It was spring of 1968 and there was a policeman on every corner in Washington,D.C. My dad said that the riots of the night before wouldn’t hold us back from going to church. He wrote some large words with soap on the old car window.
“Just a precaution,” he said.
He’d read in the Washington Post that this soap writing would allow anyone into the inner city, giving some protection from getting a brick thrown through our car windows. He wrote “Soul Brother.”
Dad would do anything to not miss church. He told us to all pile in; and on this crisp, sunny Sabbath morning we headed toward downtown Sixteenth Street. As he drove, three kids including me bounced as normal on the seatbeltless back seat. Mom was quiet and eyeballing our dad. Dad just drove as normal. Well, almost normal.
Dad had his heavy foot under control, no petal to the metal this morning; but it wasn’t just the speed that made me think he was driving his Sunday best. He was white knuckling the steering wheel. He didn’t have to tell us to be quiet. Quiet bouncing prevailed.
In the back of the church a police guard directed the parking. Mom ushered us quickly in the back door behind the sanctuary and then patted our shoulders as we fled to meet our friends in Sunday School. Mrs. Wintershall, our teacher; presented the lesson which she said was all about how God loves us all equally. No matter what color, no matter what race.
I looked at the preacher’s son, a handsome young boy my age; and as full of mischief as me. I thought about how people at church were always sucking up to him. Wanting to be his friend. But he and I were true friends.
Our friendship had begun five years before, when we were in second grade and in total agreement as to how to answer the “And how are you this morning?” question that adults always ask when they think this will show they are interested in you. It’s a question the adults throw at you and then beam down waiting for a “very good” answer. He and I made a pact. Never, ever would we say “good”. We both took the Sunday School lesson of “none good but God” seriously.
We were silly, maybe. Mischief maybe. Down right trouble, maybe. But never good. He and I would never be good; and we would never ever say “I’m good, thank you.”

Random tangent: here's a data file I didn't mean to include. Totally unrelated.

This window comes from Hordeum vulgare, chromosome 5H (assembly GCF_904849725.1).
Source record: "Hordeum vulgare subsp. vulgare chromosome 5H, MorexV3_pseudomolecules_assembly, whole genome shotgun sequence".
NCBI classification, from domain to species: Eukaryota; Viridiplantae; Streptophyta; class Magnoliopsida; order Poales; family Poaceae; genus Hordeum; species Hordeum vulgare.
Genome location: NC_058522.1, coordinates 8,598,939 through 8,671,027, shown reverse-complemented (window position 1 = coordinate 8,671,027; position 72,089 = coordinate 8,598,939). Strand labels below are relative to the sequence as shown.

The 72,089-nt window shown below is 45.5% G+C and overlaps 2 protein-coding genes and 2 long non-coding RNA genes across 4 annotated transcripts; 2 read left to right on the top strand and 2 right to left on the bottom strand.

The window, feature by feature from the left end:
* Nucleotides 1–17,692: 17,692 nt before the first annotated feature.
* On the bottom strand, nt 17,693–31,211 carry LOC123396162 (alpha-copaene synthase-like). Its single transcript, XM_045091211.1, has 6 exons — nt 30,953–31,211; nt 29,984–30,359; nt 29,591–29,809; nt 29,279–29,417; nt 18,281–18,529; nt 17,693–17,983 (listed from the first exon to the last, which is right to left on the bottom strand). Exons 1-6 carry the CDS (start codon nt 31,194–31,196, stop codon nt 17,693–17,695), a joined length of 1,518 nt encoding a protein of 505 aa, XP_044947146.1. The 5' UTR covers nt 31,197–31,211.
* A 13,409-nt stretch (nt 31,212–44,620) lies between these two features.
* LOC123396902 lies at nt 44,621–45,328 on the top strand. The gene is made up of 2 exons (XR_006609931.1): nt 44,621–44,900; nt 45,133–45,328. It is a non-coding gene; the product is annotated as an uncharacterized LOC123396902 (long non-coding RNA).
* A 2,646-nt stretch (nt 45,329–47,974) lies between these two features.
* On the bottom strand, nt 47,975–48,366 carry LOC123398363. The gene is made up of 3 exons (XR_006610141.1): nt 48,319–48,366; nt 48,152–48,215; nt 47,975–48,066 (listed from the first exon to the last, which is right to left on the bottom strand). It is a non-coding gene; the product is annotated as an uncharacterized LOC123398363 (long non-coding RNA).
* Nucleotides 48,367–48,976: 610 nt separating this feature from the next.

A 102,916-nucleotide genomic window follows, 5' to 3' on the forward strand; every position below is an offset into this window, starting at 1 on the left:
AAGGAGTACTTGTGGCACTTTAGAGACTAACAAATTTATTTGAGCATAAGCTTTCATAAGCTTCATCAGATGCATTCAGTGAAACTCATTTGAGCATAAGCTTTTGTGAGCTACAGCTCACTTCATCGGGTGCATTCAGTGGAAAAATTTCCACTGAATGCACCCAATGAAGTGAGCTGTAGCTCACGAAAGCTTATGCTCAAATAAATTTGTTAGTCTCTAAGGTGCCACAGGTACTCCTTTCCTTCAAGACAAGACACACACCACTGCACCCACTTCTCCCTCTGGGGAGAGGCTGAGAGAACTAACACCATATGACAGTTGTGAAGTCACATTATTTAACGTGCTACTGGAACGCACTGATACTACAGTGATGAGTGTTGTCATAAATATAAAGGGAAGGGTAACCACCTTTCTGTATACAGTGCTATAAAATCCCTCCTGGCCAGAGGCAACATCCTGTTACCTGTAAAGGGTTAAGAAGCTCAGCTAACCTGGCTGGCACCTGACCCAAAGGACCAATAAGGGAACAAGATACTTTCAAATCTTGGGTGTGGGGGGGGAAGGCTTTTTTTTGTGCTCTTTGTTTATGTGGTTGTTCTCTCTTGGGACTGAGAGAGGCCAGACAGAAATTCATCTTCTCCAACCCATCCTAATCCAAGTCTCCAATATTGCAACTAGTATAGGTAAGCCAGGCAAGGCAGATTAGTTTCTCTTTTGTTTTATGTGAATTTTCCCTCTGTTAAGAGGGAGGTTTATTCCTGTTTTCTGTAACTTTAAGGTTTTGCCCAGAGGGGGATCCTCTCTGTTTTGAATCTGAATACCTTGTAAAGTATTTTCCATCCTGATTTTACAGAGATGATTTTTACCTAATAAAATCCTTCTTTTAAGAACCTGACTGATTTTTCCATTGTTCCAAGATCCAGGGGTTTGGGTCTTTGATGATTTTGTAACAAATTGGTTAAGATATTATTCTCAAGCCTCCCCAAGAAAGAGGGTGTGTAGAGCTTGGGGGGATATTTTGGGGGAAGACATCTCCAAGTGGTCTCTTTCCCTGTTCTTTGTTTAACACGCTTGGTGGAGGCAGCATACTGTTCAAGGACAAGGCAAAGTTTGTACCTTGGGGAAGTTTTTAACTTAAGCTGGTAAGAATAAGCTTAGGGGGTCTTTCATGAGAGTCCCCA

We’d been raised in the letter of the Bible. We knew there were rules to play by. As long as you didn’t dance, or date too young, or swear in front of an adult; we were going to heaven. To me the lesson on God loving everyone no matter what race was just another one of those rules that people said but didn’t live by.
I slumped in my plastic Sunday School chair and saw the note the Preachers son had passed my way.
It read: “So here on this bright Sunday morning we have another lesson from the Bible that says what we should say we believe- but the real rule is that Christians of another color worship not on Sixteenth Street with us- but on Nineteenth Street! Aren’t we all Baptists? Could we go to Nineteenth Street? Want to skip out?”
“Sure,” I nodded and we both made the same excuse at the exact same time; of needing the bathroom and Mrs. Wintershall believed us. We slipped out the back door and down the alley way to where the preacher’s son stopped for a moment. I thought he was figuring out which way to turn to get to Nineteenth Street, ducking the Military Police.
Instead, he lit a cigarette.
“What are you doing?” Come on!” I said, indignant.
“Do you know how hard it is to get to Nineteenth Street? Especially with all the trouble going on.” He leaned back in a door of the alley way.
“You’re not supposed to smoke,” I leaned back next to him. Now I was truly anxious in case one of the soldiers saw us.
“Don’t worry,” he said, “I never exhale.”
“You mean inhale.” I was too scared to run back into the church, and had no idea how to find the other Baptist Church. We were stuck in the alley way, at least until he finished whatever he was doing with his cigarette. I suppose I’d follow him anywhere.
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